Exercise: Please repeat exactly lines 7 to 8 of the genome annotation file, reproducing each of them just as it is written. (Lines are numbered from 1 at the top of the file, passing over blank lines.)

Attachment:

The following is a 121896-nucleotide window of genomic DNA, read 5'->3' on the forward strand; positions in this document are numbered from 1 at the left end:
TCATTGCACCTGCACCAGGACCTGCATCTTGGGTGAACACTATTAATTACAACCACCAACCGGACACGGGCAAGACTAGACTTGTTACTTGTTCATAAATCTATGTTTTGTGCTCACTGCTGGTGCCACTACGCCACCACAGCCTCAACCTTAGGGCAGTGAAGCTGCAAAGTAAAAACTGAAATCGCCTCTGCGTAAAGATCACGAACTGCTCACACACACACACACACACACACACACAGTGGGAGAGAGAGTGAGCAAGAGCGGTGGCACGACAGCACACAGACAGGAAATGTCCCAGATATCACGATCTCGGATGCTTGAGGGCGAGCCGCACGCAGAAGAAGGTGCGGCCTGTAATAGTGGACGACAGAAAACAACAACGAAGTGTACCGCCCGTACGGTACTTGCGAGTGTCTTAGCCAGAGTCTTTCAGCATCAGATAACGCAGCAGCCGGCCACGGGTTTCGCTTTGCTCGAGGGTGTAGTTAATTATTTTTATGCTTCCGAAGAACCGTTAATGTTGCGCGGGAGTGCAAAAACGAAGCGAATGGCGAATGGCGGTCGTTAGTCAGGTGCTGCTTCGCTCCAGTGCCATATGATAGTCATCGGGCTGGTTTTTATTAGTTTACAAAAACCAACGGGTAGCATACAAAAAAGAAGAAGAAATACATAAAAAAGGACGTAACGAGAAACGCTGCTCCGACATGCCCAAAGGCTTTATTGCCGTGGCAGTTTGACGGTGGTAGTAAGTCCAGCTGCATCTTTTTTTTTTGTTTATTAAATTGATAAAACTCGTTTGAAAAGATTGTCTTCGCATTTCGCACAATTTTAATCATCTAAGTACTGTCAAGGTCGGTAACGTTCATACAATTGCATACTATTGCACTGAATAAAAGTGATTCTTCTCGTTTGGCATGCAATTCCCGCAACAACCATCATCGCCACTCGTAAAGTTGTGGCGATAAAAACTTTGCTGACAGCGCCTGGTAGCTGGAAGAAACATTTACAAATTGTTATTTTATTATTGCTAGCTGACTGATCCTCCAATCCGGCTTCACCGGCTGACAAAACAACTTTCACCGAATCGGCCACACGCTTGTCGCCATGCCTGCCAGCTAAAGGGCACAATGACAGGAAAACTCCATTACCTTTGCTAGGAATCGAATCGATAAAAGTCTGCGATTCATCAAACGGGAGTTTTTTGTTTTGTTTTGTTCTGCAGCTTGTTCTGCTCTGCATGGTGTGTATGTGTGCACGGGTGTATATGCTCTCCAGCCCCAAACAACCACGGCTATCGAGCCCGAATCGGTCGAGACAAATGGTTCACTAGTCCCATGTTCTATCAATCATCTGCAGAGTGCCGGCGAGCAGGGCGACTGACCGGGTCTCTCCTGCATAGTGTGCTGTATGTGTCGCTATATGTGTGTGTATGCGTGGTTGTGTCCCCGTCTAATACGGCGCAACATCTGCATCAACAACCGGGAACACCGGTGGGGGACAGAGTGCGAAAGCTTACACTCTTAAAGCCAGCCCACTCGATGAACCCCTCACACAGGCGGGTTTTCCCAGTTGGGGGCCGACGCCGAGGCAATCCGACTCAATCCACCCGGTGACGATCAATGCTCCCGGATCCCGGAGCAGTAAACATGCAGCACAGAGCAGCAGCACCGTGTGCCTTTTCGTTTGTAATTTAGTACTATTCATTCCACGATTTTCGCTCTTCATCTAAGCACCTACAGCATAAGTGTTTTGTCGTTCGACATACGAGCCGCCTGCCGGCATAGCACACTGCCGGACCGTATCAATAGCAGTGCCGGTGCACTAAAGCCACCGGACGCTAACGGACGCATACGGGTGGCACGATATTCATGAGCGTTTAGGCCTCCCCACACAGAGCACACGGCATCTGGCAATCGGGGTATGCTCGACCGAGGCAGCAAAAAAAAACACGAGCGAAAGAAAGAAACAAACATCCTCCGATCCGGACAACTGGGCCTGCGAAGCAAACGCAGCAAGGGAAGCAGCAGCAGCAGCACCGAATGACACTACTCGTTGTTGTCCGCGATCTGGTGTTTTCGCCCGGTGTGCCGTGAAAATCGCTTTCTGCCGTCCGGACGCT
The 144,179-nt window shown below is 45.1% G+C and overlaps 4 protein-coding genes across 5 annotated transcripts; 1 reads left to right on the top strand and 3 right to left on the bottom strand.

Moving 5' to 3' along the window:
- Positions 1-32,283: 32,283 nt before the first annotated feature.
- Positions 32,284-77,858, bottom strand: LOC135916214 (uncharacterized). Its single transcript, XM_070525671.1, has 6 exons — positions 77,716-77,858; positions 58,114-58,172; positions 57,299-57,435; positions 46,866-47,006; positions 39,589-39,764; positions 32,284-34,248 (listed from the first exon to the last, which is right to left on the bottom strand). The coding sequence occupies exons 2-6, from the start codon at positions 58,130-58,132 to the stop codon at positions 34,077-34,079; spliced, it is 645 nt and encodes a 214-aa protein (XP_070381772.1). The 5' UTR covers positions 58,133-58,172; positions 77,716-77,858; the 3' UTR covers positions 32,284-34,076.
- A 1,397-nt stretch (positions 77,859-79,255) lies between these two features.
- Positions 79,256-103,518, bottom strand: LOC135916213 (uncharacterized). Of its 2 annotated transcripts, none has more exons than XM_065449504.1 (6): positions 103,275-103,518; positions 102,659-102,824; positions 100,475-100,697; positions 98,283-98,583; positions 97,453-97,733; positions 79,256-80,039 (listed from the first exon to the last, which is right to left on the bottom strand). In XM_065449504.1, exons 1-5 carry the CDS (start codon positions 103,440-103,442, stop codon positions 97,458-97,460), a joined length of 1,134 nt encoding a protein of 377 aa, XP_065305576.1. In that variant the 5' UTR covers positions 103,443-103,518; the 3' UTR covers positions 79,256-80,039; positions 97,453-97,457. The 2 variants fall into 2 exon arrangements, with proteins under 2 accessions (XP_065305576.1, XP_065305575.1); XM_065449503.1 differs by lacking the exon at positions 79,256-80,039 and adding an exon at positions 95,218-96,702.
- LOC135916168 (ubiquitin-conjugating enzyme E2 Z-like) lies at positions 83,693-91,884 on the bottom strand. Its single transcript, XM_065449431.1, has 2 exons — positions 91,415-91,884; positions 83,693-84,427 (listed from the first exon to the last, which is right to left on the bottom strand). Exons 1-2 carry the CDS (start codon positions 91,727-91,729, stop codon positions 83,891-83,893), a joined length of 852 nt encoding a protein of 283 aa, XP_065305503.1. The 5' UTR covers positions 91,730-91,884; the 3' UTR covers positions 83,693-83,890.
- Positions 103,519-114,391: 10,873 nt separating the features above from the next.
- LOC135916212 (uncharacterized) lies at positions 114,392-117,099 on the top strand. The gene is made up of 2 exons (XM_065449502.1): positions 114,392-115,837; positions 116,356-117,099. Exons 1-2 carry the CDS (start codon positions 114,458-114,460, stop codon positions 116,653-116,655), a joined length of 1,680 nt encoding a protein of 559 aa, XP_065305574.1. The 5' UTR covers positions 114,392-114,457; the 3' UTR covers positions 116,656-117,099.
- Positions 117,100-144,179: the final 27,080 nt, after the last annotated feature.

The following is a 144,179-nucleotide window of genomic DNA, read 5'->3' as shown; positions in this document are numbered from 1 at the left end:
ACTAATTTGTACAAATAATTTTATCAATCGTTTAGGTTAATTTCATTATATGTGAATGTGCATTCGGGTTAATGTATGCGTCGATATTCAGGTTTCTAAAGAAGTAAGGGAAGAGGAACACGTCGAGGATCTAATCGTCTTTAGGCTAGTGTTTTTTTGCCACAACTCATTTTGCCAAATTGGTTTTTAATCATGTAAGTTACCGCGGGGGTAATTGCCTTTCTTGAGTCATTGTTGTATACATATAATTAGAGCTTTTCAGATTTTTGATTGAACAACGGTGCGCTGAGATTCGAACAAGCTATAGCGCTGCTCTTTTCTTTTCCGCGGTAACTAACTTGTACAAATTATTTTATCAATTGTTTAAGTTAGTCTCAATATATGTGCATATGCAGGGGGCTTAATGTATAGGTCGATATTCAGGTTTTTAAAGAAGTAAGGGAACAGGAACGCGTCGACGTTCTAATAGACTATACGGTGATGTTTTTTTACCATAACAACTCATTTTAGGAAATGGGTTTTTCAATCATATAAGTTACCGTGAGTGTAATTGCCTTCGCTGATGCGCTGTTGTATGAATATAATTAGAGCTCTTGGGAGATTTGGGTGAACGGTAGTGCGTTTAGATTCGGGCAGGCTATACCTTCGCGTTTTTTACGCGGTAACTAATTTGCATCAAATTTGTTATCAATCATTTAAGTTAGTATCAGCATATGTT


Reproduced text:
- A 1,397-nt stretch (positions 77,859-79,255) lies between these two features.
- Positions 79,256-103,518, bottom strand: LOC135916213 (uncharacterized). Of its 2 annotated transcripts, none has more exons than XM_065449504.1 (6): positions 103,275-103,518; positions 102,659-102,824; positions 100,475-100,697; positions 98,283-98,583; positions 97,453-97,733; positions 79,256-80,039 (listed from the first exon to the last, which is right to left on the bottom strand). In XM_065449504.1, exons 1-5 carry the CDS (start codon positions 103,440-103,442, stop codon positions 97,458-97,460), a joined length of 1,134 nt encoding a protein of 377 aa, XP_065305576.1. In that variant the 5' UTR covers positions 103,443-103,518; the 3' UTR covers positions 79,256-80,039; positions 97,453-97,457. The 2 variants fall into 2 exon arrangements, with proteins under 2 accessions (XP_065305576.1, XP_065305575.1); XM_065449503.1 differs by lacking the exon at positions 79,256-80,039 and adding an exon at positions 95,218-96,702.